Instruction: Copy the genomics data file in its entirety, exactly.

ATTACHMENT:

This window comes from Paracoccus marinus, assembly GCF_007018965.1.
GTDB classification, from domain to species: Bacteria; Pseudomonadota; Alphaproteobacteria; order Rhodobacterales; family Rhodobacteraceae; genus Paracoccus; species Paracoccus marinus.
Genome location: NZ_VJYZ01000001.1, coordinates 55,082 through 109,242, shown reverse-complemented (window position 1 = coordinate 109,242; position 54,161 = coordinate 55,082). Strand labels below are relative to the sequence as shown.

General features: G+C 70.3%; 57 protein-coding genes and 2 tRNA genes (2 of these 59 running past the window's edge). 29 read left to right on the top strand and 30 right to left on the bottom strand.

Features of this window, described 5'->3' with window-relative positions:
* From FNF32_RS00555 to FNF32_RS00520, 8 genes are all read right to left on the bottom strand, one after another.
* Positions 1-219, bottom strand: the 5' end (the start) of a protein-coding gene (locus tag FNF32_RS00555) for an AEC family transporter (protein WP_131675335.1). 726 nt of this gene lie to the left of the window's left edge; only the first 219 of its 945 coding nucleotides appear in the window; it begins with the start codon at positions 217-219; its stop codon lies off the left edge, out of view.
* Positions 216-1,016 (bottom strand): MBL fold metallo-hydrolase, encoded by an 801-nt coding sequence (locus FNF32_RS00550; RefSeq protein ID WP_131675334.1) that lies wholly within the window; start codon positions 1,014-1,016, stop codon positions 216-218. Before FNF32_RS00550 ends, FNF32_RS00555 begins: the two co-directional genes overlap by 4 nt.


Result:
This window comes from Paracoccus marinus, assembly GCF_007018965.1.
GTDB classification, from domain to species: Bacteria; Pseudomonadota; Alphaproteobacteria; order Rhodobacterales; family Rhodobacteraceae; genus Paracoccus; species Paracoccus marinus.
Genome location: NZ_VJYZ01000001.1, coordinates 55,082 through 109,242, shown reverse-complemented (window position 1 = coordinate 109,242; position 54,161 = coordinate 55,082). Strand labels below are relative to the sequence as shown.

General features: G+C 70.3%; 57 protein-coding genes and 2 tRNA genes (2 of these 59 running past the window's edge). 29 read left to right on the top strand and 30 right to left on the bottom strand.

Features of this window, described 5'->3' with window-relative positions:
* From FNF32_RS00555 to FNF32_RS00520, 8 genes are all read right to left on the bottom strand, one after another.
* Positions 1-219, bottom strand: the 5' end (the start) of a protein-coding gene (locus tag FNF32_RS00555) for an AEC family transporter (protein WP_131675335.1). 726 nt of this gene lie to the left of the window's left edge; only the first 219 of its 945 coding nucleotides appear in the window; it begins with the start codon at positions 217-219; its stop codon lies off the left edge, out of view.
* Positions 216-1,016 (bottom strand): MBL fold metallo-hydrolase, encoded by an 801-nt coding sequence (locus FNF32_RS00550; RefSeq protein ID WP_131675334.1) that lies wholly within the window; start codon positions 1,014-1,016, stop codon positions 216-218. Before FNF32_RS00550 ends, FNF32_RS00555 begins: the two co-directional genes overlap by 4 nt.